Qudian CEO Gives Up Pay Check After Stock Price Collapse

Min Luo, founder and CEO of Chinese online consumer lending firm Qudian Inc. says he will not receive a salary or bonus until his company reached a market capitalization of US$100 billion. The NYSE-traded company currently has a market capitalization of US$5.54 billion, after falling nearly 50% from it initial public offering in October.

Luo made the statement as part of Qudian’s earnings results for the fourth quarter of 2017. " I have signed an agreement with the Company to relinquish my salary and bonus until our market capitalization reaches US$100 billion,” Luo stated.

Qudian listed its shares on the New York Stock Exchange in October 2017. At the time it was the biggest IPO by a Chinese fintech company in the U.S. At a listing price of US$24, the company had a market value of about US$7.9 billion. Since then the stock has fallen sharply, down more than 50% at times. Qudian closed at US$16.51 in trading Monday in New York.

Lou has a history of making bold, and sometimes damaging statements. Shortly after the IPO, the CEO rattled investors by publicly joking about violence being used in the loan collection process.

The statement was made amid a Chinese government crack down on irregular practices by online consumer lenders. When founded in 2014, Qudian’s core business was facilitating merchandise credit and cash credit to Chinese college students. But that business was halted last year after news about students who failed to pay debts committing suicides and female students being asked to provide nude photos as loan collateral went viral.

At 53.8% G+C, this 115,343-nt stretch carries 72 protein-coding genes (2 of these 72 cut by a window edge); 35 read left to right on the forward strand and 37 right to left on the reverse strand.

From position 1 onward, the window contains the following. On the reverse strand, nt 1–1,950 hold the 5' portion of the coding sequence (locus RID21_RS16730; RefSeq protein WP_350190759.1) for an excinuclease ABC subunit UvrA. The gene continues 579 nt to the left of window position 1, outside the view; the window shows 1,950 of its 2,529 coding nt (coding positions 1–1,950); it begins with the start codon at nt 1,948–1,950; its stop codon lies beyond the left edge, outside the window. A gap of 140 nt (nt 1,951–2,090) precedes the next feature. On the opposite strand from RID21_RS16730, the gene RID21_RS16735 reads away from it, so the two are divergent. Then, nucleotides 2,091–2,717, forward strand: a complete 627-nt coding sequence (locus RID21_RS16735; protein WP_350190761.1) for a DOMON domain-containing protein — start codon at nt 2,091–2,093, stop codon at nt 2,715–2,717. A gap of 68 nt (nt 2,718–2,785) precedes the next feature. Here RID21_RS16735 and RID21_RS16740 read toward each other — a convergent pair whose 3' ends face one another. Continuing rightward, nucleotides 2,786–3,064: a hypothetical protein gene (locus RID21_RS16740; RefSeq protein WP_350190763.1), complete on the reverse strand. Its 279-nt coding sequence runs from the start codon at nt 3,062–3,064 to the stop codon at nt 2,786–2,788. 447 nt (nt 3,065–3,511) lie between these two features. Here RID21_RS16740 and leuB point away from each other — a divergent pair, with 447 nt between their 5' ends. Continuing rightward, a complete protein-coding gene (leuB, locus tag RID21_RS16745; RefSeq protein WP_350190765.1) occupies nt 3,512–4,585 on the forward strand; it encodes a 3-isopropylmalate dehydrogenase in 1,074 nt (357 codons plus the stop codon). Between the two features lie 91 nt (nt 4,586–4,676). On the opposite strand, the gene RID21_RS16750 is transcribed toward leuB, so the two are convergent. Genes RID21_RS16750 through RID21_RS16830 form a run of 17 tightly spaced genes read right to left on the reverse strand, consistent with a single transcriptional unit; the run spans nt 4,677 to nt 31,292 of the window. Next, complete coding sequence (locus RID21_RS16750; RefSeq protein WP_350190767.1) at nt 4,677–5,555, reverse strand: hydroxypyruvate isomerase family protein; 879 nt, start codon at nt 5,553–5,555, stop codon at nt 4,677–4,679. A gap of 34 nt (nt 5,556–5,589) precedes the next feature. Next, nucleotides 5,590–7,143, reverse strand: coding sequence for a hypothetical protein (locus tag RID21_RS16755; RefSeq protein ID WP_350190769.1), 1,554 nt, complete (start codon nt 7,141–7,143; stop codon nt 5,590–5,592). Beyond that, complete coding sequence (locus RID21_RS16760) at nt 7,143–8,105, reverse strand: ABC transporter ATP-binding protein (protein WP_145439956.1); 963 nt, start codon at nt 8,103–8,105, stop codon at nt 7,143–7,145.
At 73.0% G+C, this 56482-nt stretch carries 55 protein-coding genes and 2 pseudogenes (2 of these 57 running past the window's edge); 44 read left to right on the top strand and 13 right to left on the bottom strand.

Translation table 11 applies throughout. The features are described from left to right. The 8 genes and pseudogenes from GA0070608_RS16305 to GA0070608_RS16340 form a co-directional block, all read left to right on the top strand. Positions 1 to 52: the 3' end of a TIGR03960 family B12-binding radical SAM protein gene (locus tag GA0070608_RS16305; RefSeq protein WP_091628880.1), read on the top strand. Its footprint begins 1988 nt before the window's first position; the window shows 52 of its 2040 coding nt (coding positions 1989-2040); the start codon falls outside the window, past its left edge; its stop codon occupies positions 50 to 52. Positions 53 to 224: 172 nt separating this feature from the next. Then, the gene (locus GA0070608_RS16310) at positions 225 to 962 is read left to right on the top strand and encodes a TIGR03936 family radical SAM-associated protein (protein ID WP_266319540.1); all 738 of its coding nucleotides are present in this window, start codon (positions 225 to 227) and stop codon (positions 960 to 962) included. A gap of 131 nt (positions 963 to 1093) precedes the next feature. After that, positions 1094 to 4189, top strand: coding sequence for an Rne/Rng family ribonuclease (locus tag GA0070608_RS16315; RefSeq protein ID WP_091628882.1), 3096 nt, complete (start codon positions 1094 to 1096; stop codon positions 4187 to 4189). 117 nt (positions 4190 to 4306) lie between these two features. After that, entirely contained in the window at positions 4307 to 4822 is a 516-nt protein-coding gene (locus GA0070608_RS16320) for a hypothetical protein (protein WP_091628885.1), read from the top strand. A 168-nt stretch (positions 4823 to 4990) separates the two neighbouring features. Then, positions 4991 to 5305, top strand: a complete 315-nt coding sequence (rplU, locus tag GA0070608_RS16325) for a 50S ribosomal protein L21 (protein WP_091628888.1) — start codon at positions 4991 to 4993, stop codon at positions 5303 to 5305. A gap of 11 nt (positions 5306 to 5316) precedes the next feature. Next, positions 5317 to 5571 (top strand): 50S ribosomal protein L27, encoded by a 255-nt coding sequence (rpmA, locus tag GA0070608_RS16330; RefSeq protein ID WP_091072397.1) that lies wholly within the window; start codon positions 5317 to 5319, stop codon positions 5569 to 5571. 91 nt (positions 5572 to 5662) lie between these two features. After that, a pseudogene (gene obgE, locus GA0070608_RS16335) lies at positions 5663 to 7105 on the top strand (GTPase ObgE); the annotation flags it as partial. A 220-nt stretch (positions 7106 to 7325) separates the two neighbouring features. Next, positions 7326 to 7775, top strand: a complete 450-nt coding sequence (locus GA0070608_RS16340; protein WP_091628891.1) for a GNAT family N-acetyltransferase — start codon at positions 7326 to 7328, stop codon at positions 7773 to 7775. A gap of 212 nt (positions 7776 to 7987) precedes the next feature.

Despite the controversy, Qudian posted strong growth in the fourth quarter of 2017, indicating that China’s fintech boom still has momentum.

Net income increased by 80.1% to RMB540.1 million (US$83 million) in the fourth quarter, while revenue rose 108.4% 1.49 billion yuan, the company said Monday.

The number of active borrowers reached 6.9 million during theperiod, up 52.5% from 4.5 million during the fourth quarter of 2016.

Qudian handled transactions totaling RMB25.1 billion in the period, up 69.7% year on year, while active borrowers on the platform reached 6.9 million, up 52.5% year on year.

The company also announced results for its auto financing business, which was launched in November. As of January, the company had established 175 off-line showrooms located in shopping districts across China and had cumulatively leased out over 4,800 cars as of March 10, it said.

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Jason has over two decades of experience in financial journalism, having previously worked and written for The Wall Street Journal, The Los Angeles Business Journal, The South China Morning Post, Knight-Ridder Financial News, The Far Eastern Economic Review and others in Hong Kong, Korea and the U.S.